The memory of Ryan White lives on 25 years after his death, with the announcement of a $2.2 billion donation to the foundation named in his honor.
The Ryan White HIV/AIDS Program netted a total of $2.2 billion over the course of the past year, which will be donated to people suffering from HIV and AIDS in the memory of a young man whose death created shockwaves in his community 25 years ago.
According to a report from Immortal News, Ryan White was booted out of his school in Indiana after local officials learned of his AIDS infection. He contracted the disease from a contaminated blood transfusion and wasn’t diagnosed until December 1984. Doctors estimated that he had about six months to live, but he survived an astonishing six years until 1990.
Ryan White was kicked out of his school due to the harsh social stigma carried by AIDS at the time. Fearing that he could put other students’ health at risk, school officials asked him to leave. The injustice of White’s situation became a main fighting point in the movement to address AIDS on a global scale.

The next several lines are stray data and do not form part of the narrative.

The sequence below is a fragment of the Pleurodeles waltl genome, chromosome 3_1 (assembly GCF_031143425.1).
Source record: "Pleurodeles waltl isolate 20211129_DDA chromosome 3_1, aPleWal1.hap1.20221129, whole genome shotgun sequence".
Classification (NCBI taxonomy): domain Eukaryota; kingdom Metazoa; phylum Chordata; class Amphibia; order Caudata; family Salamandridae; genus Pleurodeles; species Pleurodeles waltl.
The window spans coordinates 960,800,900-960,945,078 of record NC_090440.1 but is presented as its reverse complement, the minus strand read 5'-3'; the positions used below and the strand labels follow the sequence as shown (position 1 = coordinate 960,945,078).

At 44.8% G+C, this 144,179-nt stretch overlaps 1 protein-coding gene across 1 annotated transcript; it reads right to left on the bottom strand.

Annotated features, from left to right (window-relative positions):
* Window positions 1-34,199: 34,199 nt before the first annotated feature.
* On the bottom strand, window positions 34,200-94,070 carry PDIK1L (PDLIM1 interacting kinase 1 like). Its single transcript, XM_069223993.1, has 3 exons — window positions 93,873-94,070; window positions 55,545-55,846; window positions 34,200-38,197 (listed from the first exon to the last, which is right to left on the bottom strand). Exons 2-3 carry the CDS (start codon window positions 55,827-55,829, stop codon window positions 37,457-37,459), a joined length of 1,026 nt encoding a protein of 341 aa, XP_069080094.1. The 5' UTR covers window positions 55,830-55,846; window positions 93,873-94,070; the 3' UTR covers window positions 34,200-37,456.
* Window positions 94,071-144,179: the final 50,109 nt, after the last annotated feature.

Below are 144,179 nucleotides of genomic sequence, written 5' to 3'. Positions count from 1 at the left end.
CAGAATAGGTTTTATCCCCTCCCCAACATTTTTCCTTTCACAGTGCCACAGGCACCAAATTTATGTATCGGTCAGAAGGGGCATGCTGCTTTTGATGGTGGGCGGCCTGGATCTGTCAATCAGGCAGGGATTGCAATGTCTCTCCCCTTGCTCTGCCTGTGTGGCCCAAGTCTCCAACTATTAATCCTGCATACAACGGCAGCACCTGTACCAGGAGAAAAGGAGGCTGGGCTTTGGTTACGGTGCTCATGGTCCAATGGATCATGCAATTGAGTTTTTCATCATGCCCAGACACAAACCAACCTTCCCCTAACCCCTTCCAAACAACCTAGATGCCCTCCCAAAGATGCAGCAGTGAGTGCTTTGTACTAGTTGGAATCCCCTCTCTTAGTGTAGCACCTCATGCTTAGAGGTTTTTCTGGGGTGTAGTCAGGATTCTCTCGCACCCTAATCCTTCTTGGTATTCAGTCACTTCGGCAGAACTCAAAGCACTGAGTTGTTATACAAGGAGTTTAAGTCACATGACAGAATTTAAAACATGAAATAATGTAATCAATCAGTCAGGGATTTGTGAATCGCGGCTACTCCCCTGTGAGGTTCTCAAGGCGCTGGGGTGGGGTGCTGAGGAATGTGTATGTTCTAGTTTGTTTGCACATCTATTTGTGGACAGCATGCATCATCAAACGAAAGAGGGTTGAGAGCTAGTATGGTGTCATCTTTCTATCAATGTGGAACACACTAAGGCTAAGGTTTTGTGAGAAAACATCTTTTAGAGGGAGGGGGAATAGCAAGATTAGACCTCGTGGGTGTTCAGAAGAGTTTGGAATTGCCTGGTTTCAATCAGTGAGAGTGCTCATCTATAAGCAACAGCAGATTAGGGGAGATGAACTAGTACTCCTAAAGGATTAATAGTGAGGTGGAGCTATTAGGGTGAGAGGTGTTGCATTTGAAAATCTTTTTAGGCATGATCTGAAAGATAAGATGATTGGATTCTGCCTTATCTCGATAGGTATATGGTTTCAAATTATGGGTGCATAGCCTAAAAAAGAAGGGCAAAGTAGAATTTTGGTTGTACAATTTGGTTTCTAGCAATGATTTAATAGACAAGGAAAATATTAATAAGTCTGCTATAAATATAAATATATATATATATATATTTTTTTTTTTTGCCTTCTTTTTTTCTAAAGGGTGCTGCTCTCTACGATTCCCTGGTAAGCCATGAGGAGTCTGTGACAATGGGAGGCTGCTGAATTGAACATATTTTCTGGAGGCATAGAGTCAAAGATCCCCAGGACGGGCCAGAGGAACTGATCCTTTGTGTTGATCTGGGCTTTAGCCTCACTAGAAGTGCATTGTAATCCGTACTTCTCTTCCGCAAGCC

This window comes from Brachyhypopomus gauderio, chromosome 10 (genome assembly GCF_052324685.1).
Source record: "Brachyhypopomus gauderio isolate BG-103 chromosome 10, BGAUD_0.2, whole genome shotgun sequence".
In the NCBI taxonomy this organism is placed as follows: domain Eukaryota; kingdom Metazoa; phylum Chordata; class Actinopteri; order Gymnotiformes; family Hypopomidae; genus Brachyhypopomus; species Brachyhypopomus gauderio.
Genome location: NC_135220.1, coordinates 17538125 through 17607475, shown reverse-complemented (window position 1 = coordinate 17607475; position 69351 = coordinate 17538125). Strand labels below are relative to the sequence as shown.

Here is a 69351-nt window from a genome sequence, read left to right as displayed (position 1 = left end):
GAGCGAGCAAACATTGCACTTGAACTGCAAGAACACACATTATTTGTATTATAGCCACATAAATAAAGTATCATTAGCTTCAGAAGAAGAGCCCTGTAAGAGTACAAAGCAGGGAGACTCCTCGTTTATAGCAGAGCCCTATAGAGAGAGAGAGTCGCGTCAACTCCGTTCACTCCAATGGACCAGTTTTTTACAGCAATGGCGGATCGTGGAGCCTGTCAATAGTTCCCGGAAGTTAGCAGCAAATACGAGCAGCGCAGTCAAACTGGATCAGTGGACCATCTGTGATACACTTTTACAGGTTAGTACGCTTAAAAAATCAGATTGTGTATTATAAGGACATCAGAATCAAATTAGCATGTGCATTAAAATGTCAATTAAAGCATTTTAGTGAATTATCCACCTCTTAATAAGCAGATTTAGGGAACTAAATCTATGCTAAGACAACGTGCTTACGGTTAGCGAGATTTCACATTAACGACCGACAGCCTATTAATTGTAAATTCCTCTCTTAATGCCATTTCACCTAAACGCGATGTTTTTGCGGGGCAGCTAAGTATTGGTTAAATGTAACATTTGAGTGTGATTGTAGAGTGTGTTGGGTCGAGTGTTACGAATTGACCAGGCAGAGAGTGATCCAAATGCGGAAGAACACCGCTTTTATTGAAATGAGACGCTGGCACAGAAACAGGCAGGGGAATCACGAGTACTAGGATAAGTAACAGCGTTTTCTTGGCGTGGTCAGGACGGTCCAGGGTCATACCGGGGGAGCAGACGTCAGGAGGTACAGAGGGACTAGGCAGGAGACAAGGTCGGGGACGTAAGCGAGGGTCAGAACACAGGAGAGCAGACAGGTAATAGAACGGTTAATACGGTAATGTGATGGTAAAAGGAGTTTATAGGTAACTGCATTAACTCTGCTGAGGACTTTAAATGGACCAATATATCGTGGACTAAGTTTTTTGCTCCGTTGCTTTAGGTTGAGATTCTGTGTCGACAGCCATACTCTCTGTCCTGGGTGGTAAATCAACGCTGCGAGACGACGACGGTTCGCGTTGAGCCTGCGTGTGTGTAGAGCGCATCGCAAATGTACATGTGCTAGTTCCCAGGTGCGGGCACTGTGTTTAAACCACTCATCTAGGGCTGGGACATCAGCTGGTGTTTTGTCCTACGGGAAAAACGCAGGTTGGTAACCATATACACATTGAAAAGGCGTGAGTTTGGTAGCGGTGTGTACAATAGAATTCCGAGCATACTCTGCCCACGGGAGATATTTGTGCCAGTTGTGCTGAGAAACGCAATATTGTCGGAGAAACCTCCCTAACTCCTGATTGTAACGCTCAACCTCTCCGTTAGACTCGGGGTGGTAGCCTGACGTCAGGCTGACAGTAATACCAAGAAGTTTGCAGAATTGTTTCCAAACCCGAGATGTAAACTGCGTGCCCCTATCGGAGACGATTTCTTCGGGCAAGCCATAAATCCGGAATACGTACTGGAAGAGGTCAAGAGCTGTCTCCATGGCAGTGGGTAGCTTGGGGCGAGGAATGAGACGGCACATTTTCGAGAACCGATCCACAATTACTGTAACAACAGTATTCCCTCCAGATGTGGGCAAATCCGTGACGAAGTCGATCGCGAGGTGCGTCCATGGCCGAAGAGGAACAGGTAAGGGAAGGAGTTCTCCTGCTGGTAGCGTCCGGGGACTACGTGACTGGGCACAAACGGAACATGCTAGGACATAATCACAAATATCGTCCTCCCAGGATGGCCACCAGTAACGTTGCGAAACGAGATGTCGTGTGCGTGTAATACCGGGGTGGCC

Today, doctors believe that White would have posed no threat to other kids in school because of his disease. Despite the lack of risk, peoples’ ignorance of the disease compelled parents and teachers in Kokomo, Indiana to keep him from attending school. Kids accused White of threatening to spread his infection with blood and saliva, and a massive lawsuit erupted around the situation.
HIV and AIDS bore the inaccurate label of being a disease that only affected homosexual males, and White’s case was instrumental in breaking this stigma. 25 years after his death, his memory lives on and continues to raise funding and awareness for the fight against HIV and AIDS.
The Heath and Human Services Secretary Sylvia M. Burwell announced earlier this week that the organization would donate $2.2 billion in grants for cities and towns across the country to support healthcare efforts for people affected by the disease, including access to medication and support services.
Burwell’s public statement about the $2.2 billion donation to the Ryan White HIV/AIDS Program can be found here.